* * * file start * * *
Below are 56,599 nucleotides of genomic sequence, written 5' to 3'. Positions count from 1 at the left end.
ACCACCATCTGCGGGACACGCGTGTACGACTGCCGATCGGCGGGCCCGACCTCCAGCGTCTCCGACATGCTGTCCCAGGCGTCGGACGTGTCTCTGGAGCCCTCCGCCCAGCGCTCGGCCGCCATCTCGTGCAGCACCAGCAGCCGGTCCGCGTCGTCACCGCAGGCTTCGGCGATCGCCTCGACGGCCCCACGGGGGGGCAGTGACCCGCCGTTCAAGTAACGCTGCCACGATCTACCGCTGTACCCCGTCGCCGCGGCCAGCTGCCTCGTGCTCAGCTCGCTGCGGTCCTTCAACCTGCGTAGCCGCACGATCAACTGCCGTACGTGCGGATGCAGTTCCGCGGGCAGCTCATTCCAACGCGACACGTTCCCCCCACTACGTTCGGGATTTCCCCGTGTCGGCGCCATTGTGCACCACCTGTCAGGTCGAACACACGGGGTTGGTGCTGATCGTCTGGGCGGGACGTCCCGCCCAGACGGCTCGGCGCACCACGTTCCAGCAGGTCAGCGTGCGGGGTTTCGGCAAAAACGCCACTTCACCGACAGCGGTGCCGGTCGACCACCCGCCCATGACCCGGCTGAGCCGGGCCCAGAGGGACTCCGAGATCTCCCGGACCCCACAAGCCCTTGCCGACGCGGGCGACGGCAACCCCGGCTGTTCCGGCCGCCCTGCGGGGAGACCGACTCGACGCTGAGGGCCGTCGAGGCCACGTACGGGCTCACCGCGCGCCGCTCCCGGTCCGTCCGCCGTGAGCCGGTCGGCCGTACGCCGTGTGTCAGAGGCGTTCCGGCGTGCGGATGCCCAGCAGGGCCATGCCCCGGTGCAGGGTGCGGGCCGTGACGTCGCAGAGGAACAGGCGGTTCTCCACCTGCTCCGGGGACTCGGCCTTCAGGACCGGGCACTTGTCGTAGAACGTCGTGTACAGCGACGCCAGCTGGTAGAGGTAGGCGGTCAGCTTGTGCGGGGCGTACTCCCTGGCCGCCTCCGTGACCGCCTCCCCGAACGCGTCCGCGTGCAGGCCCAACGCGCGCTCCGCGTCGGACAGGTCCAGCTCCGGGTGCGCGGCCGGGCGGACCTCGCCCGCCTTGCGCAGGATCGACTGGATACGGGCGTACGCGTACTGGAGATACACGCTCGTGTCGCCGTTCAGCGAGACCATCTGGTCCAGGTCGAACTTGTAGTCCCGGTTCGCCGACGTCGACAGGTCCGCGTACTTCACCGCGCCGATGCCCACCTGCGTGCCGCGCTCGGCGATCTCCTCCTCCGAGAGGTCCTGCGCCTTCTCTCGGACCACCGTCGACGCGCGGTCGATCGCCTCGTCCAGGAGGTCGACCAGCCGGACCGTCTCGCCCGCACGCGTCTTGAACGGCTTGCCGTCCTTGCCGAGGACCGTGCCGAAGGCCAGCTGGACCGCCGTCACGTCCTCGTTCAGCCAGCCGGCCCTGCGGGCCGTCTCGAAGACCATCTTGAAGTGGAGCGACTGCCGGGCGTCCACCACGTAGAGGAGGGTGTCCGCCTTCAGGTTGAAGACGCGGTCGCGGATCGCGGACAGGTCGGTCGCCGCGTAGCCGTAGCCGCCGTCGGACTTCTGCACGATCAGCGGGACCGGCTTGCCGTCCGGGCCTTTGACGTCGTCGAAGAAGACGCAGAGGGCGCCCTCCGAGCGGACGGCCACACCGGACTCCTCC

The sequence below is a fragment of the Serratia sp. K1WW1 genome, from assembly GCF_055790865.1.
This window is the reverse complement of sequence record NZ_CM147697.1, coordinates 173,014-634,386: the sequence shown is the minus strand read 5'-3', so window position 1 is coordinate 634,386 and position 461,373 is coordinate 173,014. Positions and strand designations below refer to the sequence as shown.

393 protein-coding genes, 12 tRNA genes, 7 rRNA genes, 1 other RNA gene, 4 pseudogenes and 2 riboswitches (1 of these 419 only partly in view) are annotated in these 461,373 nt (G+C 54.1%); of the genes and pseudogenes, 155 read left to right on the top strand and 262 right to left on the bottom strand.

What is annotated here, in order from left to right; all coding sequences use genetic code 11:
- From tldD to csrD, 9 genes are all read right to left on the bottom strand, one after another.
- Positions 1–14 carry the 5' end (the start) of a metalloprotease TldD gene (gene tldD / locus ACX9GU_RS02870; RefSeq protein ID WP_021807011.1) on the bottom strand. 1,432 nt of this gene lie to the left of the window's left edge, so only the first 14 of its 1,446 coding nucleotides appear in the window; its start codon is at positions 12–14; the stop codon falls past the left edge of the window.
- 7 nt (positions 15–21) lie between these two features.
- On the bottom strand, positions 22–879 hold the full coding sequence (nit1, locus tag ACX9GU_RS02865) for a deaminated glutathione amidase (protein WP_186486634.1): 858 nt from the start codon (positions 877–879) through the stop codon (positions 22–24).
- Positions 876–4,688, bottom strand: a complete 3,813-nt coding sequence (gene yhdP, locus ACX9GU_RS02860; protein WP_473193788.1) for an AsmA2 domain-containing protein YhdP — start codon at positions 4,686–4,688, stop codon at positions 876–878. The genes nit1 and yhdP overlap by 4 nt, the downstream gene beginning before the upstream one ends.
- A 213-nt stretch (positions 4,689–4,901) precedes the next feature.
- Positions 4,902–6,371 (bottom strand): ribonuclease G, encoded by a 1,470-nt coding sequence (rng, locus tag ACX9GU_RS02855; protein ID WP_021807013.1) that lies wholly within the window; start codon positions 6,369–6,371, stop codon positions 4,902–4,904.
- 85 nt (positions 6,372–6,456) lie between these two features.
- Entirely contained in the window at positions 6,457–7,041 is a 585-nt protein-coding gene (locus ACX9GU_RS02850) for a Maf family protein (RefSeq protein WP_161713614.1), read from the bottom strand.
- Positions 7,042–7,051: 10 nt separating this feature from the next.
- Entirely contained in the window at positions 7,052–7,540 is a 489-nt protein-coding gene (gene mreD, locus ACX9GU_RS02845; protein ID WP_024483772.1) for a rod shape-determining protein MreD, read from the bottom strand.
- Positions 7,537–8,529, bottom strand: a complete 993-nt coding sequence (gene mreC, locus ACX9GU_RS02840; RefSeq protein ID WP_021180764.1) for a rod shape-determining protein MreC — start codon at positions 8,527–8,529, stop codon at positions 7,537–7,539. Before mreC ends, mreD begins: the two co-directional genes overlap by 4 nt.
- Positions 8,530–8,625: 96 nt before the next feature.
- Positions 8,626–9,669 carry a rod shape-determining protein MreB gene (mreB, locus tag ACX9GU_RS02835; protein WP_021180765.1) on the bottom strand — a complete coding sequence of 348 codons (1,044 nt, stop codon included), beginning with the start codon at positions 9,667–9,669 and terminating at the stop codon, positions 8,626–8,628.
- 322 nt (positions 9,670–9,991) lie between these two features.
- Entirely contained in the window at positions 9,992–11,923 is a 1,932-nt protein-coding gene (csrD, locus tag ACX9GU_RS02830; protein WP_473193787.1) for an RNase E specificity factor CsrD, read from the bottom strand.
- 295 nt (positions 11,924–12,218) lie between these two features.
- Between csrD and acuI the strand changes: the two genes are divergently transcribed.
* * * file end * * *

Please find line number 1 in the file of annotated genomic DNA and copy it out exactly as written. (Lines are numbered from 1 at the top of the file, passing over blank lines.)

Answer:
Below are 56,599 nucleotides of genomic sequence, written 5' to 3'. Positions count from 1 at the left end.